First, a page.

I want to change it. And maybe we do it. Maybe we do a new NAFTA, and we put an extra F in the term NAFTA. You know what the F is for, right? Free and fair trade. Not just free trade. Free and fair trade.


    The president also responded to violent protests last night at the University of California, Berkeley, that led the cancellation of an appearance by Milo Yiannopoulos.

    He is the highly contentious senior editor for Breitbart News, formerly run by top Trump adviser Stephen Bannon. Mr. Trump tweeted: "If U.C. Berkeley doesn't allow free speech and practices violence on innocent people with a different point of view, no federal funds?"

    The president may face protests in person at his Mar-a-Lago resort in Florida, where he plans to spend the weekend.

    Tonight, there are growing indications that the White House intends to put new sanctions on Iran perhaps as soon as tomorrow. Just yesterday, Lieutenant General Michael Flynn, the national security adviser, put Iran on notice over a nuclear — over a missile test that he said violated a United Nations Security Council resolution.

    Now, that violation has nothing to do with the Iran nuclear agreement, and administration officials say that whatever sanctions there may be will conform with that agreement — Judy.


    So, John, back to something else you were just talking about, and that's the president's tweet where he essentially sounded like he was threatening the University of California at Berkeley over a loss of federal funds because of those protests.

    What are you hearing about that at the White House?


    Well, Berkeley tells us they get about $600 million in federal funds, $200 million for financial aid for students, another $400 million for research, research grants.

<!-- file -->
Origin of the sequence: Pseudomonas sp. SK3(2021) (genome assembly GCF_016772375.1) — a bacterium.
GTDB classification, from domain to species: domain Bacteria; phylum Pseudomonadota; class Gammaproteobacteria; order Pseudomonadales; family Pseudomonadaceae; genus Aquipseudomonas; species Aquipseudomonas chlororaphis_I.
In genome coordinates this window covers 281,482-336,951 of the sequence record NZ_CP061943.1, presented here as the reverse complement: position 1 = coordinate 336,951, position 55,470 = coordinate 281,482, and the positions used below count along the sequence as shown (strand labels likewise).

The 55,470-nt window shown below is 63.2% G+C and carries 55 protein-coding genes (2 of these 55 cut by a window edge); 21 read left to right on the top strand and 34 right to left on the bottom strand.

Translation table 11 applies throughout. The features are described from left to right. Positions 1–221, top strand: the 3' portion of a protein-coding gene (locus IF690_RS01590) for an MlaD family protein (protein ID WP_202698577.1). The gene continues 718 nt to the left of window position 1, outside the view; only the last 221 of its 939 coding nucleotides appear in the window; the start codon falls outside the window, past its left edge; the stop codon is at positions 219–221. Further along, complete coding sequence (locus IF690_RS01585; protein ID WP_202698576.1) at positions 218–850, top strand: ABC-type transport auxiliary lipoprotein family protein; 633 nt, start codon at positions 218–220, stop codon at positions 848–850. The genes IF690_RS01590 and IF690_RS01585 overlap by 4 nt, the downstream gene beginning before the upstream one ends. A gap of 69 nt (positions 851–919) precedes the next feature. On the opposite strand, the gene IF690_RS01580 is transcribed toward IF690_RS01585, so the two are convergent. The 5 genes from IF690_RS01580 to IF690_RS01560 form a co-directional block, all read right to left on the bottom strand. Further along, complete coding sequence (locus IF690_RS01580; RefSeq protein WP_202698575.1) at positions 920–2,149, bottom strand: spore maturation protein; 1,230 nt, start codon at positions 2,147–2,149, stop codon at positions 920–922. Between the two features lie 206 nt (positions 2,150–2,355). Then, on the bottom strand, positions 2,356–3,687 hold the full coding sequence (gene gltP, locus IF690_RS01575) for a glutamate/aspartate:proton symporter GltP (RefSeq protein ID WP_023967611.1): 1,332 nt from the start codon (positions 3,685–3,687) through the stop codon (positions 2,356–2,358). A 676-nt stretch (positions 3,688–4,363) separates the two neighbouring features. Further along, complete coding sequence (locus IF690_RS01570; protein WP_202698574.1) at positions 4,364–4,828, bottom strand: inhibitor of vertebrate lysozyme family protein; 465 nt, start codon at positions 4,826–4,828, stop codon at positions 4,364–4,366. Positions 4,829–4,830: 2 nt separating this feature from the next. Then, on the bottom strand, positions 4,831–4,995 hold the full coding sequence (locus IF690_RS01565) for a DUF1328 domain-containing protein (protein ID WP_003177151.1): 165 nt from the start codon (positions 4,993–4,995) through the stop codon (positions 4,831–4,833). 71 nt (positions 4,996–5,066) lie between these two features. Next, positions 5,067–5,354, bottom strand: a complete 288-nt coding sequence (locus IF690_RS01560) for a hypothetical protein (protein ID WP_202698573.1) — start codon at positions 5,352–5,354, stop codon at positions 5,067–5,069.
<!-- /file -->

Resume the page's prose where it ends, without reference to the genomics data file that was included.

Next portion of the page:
The people who know about federal funding for schools tell us it's virtually impossible for a president or even a Congress by themselves to single out a university or even a university system to cut off their funds unless they violate the law.


    And, separately, John, there had been some reporting that the president might sign an executive order that would allow businesses, in effect, to not do business with, not serve gays and lesbians on religious grounds. Where does that stand?


    Today, Sean Spicer says that's not something that they're ready to roll out or to say that the president is going to sign. There are indications — no indications that it's coming soon.

    To put this into a little perspective, I talked to people who worked in the transition, and they said that they have been encouraged to volunteer, to write proposed executive orders, that there was actually a book of executive — proposed executive orders.

    So there are a lot of draft executive orders on a lot of topics, but, as Sean Spicer said today, the key is whether or not President Trump says that's the one I want to sign. And so far, on this topic, Spicer said, he hasn't said that.


    So, John, a lot for our White House reporters to keep track of. Thank you, John.